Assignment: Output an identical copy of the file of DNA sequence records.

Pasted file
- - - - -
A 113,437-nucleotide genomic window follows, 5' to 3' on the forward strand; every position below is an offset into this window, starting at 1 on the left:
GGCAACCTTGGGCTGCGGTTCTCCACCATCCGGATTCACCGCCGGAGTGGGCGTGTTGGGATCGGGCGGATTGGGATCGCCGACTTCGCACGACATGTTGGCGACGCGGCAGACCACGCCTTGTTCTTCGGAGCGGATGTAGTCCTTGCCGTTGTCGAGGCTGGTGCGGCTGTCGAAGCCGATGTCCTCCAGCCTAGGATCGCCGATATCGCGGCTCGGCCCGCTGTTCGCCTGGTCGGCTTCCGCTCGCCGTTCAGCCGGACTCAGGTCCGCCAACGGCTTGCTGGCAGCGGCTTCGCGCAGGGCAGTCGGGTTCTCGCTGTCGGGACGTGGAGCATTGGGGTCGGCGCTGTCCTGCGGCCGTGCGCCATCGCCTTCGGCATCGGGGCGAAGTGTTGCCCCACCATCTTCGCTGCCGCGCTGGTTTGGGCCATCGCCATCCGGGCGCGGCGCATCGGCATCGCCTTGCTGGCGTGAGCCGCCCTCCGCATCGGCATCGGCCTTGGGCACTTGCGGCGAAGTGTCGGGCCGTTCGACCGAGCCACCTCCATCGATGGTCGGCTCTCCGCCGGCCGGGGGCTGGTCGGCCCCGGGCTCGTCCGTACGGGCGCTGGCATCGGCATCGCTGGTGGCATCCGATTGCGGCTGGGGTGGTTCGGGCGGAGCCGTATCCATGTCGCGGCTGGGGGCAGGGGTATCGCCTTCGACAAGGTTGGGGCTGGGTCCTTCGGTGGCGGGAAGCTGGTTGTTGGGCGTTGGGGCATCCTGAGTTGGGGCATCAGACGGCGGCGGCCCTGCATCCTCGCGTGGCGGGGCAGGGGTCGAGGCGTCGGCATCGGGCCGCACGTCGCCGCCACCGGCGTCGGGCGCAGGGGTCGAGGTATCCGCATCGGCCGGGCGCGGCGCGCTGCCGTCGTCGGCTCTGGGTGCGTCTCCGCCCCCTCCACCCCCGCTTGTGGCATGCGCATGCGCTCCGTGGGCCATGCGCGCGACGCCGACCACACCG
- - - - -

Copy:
A 113,437-nucleotide genomic window follows, 5' to 3' on the forward strand; every position below is an offset into this window, starting at 1 on the left:
GGCAACCTTGGGCTGCGGTTCTCCACCATCCGGATTCACCGCCGGAGTGGGCGTGTTGGGATCGGGCGGATTGGGATCGCCGACTTCGCACGACATGTTGGCGACGCGGCAGACCACGCCTTGTTCTTCGGAGCGGATGTAGTCCTTGCCGTTGTCGAGGCTGGTGCGGCTGTCGAAGCCGATGTCCTCCAGCCTAGGATCGCCGATATCGCGGCTCGGCCCGCTGTTCGCCTGGTCGGCTTCCGCTCGCCGTTCAGCCGGACTCAGGTCCGCCAACGGCTTGCTGGCAGCGGCTTCGCGCAGGGCAGTCGGGTTCTCGCTGTCGGGACGTGGAGCATTGGGGTCGGCGCTGTCCTGCGGCCGTGCGCCATCGCCTTCGGCATCGGGGCGAAGTGTTGCCCCACCATCTTCGCTGCCGCGCTGGTTTGGGCCATCGCCATCCGGGCGCGGCGCATCGGCATCGCCTTGCTGGCGTGAGCCGCCCTCCGCATCGGCATCGGCCTTGGGCACTTGCGGCGAAGTGTCGGGCCGTTCGACCGAGCCACCTCCATCGATGGTCGGCTCTCCGCCGGCCGGGGGCTGGTCGGCCCCGGGCTCGTCCGTACGGGCGCTGGCATCGGCATCGCTGGTGGCATCCGATTGCGGCTGGGGTGGTTCGGGCGGAGCCGTATCCATGTCGCGGCTGGGGGCAGGGGTATCGCCTTCGACAAGGTTGGGGCTGGGTCCTTCGGTGGCGGGAAGCTGGTTGTTGGGCGTTGGGGCATCCTGAGTTGGGGCATCAGACGGCGGCGGCCCTGCATCCTCGCGTGGCGGGGCAGGGGTCGAGGCGTCGGCATCGGGCCGCACGTCGCCGCCACCGGCGTCGGGCGCAGGGGTCGAGGTATCCGCATCGGCCGGGCGCGGCGCGCTGCCGTCGTCGGCTCTGGGTGCGTCTCCGCCCCCTCCACCCCCGCTTGTGGCATGCGCATGCGCTCCGTGGGCCATGCGCGCGACGCCGACCACACCG